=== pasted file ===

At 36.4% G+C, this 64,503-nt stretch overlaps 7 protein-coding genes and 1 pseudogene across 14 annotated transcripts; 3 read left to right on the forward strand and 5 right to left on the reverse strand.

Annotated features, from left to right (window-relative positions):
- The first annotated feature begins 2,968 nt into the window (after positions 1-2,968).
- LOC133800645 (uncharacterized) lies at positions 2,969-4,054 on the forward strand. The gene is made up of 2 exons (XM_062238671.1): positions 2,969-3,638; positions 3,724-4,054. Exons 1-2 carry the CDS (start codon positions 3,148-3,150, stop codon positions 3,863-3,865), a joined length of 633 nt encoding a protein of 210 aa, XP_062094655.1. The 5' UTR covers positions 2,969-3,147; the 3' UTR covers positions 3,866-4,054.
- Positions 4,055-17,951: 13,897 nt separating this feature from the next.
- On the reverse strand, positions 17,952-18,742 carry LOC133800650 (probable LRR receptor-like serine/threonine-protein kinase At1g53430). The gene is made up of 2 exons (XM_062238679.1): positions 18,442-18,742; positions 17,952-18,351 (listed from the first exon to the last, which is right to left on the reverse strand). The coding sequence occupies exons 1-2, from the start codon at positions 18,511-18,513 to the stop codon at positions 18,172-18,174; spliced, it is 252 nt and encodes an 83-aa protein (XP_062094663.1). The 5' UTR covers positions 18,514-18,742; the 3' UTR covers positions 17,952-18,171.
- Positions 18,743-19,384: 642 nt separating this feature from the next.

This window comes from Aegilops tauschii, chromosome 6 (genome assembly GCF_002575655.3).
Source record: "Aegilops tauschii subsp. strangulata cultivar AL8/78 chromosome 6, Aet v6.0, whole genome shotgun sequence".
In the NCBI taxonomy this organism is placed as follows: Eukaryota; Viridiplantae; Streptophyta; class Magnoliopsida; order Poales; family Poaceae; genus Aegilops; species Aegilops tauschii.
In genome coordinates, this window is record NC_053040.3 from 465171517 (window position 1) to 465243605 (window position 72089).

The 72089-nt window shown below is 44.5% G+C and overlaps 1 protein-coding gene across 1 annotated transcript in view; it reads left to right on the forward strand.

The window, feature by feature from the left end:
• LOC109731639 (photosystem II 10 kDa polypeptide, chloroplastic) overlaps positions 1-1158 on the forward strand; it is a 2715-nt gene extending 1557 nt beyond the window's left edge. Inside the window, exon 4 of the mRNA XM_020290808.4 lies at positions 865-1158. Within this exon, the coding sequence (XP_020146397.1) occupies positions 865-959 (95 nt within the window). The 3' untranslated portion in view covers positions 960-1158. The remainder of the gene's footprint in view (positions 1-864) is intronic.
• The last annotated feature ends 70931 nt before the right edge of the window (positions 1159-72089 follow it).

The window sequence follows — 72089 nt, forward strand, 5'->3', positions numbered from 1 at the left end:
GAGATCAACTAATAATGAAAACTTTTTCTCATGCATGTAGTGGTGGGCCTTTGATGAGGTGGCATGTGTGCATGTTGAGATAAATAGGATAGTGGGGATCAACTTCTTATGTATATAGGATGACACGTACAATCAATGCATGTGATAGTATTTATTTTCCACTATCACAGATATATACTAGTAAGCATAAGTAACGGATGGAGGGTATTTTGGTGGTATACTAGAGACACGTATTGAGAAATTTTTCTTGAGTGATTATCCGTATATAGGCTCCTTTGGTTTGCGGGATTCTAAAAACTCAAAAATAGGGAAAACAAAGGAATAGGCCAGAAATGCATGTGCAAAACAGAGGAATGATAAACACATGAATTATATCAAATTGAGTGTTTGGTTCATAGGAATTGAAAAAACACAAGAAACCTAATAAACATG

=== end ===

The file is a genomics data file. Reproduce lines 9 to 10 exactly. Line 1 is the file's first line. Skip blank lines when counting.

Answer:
Source record: "Aegilops tauschii subsp. strangulata cultivar AL8/78 chromosome 6, Aet v6.0, whole genome shotgun sequence".
In the NCBI taxonomy this organism is placed as follows: Eukaryota; Viridiplantae; Streptophyta; class Magnoliopsida; order Poales; family Poaceae; genus Aegilops; species Aegilops tauschii.